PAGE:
Honestly, this was such a weird book for me. It was one of the books that I was most strongly looking forward to reading this year, and it wasn’t quite what I expected. This book is about two young women who meet online because both are heavily involved in the fandom of one of their favourite TV shows. Gena, who is getting ready to go to college, keeps up a popular blog and writes fanfiction, and Finn is in a long-term relationship with a man who knows nothing about her online life. The two young women begin to interact online and develop a fast friendship, and even feelings for each other. I thought this book did an excellent job of developing the online friendship between the two characters and I loved the first half where this was the focus. The second half of the book took a bit of a strange turn toward a darker storyline, and the relationship between Gena and Finn became a bit weird. It honestly almost felt like an entirely different story that the authors were trying to fit in, but it didn’t quite match with the rest. It is still a great book and I enjoyed it though, and I think it is worth giving a chance.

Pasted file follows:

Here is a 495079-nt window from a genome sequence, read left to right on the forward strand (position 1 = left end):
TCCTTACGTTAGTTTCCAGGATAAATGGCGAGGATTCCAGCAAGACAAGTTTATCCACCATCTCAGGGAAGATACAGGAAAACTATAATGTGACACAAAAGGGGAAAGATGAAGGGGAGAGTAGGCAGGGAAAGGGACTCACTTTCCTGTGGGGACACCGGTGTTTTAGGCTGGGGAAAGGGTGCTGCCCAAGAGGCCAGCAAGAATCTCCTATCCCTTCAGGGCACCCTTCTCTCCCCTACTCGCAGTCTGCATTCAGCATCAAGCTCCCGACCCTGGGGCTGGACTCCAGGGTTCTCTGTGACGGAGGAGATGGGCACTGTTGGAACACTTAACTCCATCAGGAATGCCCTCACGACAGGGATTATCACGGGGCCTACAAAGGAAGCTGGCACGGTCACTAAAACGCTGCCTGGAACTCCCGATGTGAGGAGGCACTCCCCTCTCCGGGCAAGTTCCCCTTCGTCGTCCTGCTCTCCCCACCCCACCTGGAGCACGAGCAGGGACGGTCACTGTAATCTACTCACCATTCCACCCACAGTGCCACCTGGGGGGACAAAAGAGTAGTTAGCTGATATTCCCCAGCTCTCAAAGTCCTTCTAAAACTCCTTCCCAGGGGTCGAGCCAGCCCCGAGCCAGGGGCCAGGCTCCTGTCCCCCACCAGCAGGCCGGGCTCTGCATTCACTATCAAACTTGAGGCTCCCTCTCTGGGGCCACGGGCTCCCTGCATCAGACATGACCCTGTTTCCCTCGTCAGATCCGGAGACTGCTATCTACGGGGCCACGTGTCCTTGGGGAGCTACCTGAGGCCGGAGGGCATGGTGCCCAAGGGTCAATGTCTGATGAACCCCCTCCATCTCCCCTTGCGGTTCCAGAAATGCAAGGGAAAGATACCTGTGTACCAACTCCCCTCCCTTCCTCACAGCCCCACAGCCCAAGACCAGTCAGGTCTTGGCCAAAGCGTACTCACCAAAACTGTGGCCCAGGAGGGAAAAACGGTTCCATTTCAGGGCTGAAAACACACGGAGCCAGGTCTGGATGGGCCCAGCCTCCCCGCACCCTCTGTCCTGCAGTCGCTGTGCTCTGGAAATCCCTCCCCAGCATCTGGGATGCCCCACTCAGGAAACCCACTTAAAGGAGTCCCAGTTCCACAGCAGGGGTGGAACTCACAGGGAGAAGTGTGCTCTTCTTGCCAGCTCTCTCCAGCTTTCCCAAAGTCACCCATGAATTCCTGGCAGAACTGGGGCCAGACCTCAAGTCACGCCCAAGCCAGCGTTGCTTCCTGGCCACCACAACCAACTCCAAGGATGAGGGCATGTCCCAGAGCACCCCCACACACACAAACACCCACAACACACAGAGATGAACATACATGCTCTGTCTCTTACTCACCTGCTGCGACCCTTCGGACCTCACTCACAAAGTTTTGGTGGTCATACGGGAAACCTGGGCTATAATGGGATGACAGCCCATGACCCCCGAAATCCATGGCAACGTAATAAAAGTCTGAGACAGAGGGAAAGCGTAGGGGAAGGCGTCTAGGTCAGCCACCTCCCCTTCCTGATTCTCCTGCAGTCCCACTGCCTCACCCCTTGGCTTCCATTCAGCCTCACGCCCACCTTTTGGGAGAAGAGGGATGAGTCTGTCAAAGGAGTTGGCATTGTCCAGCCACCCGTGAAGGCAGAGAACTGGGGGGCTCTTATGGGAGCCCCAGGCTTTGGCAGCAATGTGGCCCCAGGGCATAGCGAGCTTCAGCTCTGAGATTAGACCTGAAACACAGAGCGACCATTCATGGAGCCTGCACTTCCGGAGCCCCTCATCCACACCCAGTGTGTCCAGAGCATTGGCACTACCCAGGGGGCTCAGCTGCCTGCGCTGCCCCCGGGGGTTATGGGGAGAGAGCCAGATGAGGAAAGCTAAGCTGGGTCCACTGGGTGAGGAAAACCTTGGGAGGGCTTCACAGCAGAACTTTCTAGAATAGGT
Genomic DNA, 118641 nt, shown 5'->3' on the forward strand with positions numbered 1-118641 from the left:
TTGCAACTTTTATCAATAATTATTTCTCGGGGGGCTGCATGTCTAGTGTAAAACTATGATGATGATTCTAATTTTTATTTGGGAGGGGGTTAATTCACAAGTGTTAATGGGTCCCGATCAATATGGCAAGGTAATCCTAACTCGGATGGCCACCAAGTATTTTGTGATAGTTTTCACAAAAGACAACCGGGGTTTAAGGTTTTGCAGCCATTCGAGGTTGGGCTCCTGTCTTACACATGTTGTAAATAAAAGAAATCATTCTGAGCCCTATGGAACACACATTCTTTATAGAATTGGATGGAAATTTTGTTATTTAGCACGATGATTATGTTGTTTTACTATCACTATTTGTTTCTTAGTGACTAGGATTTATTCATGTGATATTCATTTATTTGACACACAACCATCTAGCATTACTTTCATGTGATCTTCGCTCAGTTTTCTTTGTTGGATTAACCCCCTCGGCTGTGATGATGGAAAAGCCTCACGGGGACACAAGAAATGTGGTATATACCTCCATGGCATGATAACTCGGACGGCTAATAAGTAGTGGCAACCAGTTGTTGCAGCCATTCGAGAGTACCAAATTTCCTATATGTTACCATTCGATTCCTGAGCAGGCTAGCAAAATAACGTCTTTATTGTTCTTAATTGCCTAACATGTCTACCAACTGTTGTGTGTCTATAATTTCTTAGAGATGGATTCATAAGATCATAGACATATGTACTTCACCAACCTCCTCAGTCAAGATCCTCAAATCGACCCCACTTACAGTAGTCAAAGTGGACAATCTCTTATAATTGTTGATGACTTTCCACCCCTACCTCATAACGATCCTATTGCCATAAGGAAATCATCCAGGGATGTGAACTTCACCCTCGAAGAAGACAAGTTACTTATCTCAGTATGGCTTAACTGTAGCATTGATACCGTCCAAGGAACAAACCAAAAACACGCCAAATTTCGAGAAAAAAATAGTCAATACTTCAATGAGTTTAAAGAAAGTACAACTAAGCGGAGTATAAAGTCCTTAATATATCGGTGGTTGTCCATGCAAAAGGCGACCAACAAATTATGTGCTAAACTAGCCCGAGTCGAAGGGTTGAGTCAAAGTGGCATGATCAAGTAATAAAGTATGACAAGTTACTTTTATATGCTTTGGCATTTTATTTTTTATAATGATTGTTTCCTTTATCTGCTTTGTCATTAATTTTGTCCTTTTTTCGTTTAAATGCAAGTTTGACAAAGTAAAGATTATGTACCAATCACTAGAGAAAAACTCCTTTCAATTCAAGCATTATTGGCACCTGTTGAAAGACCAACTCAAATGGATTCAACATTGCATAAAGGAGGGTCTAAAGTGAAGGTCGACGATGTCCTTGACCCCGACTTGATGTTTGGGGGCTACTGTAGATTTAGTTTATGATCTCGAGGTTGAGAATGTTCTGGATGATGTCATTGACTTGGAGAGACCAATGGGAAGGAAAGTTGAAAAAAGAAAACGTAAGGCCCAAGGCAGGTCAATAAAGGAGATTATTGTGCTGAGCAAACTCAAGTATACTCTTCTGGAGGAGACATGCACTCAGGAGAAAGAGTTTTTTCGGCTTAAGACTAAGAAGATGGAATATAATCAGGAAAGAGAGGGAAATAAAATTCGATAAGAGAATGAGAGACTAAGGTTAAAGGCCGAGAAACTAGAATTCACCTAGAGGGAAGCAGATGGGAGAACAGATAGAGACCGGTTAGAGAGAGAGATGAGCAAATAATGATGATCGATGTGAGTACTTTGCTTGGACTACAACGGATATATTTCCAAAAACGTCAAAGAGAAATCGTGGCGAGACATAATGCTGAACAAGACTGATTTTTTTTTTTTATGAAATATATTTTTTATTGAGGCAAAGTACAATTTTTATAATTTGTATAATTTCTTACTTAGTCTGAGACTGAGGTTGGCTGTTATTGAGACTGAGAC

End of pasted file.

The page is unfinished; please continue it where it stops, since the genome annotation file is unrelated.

7) Flat-Out Love by Jessica Park